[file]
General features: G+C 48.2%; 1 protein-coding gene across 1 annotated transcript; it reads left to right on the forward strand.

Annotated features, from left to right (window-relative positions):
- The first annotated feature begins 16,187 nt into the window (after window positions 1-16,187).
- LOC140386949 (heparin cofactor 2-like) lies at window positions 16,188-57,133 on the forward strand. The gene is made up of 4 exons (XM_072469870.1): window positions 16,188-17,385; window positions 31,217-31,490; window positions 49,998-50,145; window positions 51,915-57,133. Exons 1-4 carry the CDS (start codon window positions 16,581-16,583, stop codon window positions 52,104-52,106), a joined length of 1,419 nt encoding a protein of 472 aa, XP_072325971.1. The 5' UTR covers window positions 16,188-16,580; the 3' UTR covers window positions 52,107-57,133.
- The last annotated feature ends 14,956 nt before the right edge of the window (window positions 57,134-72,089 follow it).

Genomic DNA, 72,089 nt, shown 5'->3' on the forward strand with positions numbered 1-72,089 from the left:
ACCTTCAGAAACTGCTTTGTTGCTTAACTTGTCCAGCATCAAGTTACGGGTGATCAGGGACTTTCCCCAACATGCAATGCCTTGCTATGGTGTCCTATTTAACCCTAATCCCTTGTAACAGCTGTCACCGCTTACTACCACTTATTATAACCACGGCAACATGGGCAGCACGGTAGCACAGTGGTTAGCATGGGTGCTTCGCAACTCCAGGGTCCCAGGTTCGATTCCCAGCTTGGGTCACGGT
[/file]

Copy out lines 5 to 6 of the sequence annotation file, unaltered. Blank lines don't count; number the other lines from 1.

- The last annotated feature ends 14,956 nt before the right edge of the window (window positions 57,134-72,089 follow it).

Genomic DNA, 72,089 nt, shown 5'->3' on the forward strand with positions numbered 1-72,089 from the left: